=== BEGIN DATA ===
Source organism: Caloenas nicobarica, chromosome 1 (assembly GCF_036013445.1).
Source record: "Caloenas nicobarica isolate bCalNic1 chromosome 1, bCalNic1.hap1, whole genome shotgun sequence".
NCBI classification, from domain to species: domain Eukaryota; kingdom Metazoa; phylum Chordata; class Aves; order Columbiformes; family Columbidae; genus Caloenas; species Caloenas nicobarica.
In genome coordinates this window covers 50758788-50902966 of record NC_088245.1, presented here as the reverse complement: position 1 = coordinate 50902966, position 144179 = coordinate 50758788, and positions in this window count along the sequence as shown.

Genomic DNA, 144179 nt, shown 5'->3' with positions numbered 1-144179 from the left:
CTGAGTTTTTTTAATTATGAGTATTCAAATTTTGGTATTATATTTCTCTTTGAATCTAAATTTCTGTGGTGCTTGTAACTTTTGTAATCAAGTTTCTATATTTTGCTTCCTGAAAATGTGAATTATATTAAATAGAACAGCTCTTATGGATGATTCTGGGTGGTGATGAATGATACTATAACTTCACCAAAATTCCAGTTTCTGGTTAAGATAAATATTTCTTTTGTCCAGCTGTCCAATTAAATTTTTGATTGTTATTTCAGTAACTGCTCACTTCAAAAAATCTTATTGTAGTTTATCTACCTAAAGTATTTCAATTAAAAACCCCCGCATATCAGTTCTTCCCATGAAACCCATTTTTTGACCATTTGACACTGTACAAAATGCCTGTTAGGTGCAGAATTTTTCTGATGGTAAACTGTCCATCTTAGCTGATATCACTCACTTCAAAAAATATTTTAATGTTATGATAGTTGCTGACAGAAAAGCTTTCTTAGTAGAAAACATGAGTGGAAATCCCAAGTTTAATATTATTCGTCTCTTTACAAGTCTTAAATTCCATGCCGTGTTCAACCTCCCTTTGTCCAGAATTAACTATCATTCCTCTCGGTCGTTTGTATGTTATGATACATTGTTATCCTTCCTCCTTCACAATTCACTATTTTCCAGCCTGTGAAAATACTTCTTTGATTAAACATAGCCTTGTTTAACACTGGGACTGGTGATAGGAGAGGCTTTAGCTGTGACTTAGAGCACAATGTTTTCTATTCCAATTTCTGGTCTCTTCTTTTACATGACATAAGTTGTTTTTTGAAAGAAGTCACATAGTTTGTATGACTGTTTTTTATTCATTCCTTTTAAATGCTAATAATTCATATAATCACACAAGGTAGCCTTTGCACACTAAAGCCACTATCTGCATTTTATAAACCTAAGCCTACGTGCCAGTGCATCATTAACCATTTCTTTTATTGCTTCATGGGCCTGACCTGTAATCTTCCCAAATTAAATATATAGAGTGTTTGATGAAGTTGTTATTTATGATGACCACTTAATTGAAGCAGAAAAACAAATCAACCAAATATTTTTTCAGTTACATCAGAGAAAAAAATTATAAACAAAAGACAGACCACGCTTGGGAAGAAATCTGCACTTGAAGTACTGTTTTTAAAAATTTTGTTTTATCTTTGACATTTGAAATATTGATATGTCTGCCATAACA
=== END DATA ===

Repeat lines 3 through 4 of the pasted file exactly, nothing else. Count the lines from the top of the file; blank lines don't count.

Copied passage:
NCBI classification, from domain to species: domain Eukaryota; kingdom Metazoa; phylum Chordata; class Aves; order Columbiformes; family Columbidae; genus Caloenas; species Caloenas nicobarica.
In genome coordinates this window covers 50758788-50902966 of record NC_088245.1, presented here as the reverse complement: position 1 = coordinate 50902966, position 144179 = coordinate 50758788, and positions in this window count along the sequence as shown.